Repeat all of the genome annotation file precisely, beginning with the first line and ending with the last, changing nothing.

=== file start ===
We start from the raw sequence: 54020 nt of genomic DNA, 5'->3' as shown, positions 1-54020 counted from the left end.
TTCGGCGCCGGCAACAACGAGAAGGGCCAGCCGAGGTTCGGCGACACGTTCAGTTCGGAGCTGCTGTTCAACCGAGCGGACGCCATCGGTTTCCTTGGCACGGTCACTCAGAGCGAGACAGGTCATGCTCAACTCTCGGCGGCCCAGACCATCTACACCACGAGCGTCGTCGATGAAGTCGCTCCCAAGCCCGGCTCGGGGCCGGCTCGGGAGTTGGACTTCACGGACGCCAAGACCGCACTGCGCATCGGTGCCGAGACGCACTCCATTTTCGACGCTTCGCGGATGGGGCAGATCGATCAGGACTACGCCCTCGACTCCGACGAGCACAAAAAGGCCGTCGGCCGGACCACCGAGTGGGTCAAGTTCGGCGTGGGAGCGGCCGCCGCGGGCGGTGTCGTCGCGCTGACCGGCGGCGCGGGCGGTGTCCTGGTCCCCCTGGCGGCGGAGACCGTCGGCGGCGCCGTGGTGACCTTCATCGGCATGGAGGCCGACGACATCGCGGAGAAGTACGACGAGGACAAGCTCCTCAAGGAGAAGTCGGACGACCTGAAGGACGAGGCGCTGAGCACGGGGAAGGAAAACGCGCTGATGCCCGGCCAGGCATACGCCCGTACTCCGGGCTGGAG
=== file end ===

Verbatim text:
We start from the raw sequence: 54020 nt of genomic DNA, 5'->3' as shown, positions 1-54020 counted from the left end.
TTCGGCGCCGGCAACAACGAGAAGGGCCAGCCGAGGTTCGGCGACACGTTCAGTTCGGAGCTGCTGTTCAACCGAGCGGACGCCATCGGTTTCCTTGGCACGGTCACTCAGAGCGAGACAGGTCATGCTCAACTCTCGGCGGCCCAGACCATCTACACCACGAGCGTCGTCGATGAAGTCGCTCCCAAGCCCGGCTCGGGGCCGGCTCGGGAGTTGGACTTCACGGACGCCAAGACCGCACTGCGCATCGGTGCCGAGACGCACTCCATTTTCGACGCTTCGCGGATGGGGCAGATCGATCAGGACTACGCCCTCGACTCCGACGAGCACAAAAAGGCCGTCGGCCGGACCACCGAGTGGGTCAAGTTCGGCGTGGGAGCGGCCGCCGCGGGCGGTGTCGTCGCGCTGACCGGCGGCGCGGGCGGTGTCCTGGTCCCCCTGGCGGCGGAGACCGTCGGCGGCGCCGTGGTGACCTTCATCGGCATGGAGGCCGACGACATCGCGGAGAAGTACGACGAGGACAAGCTCCTCAAGGAGAAGTCGGACGACCTGAAGGACGAGGCGCTGAGCACGGGGAAGGAAAACGCGCTGATGCCCGGCCAGGCATACGCCCGTACTCCGGGCTGGAG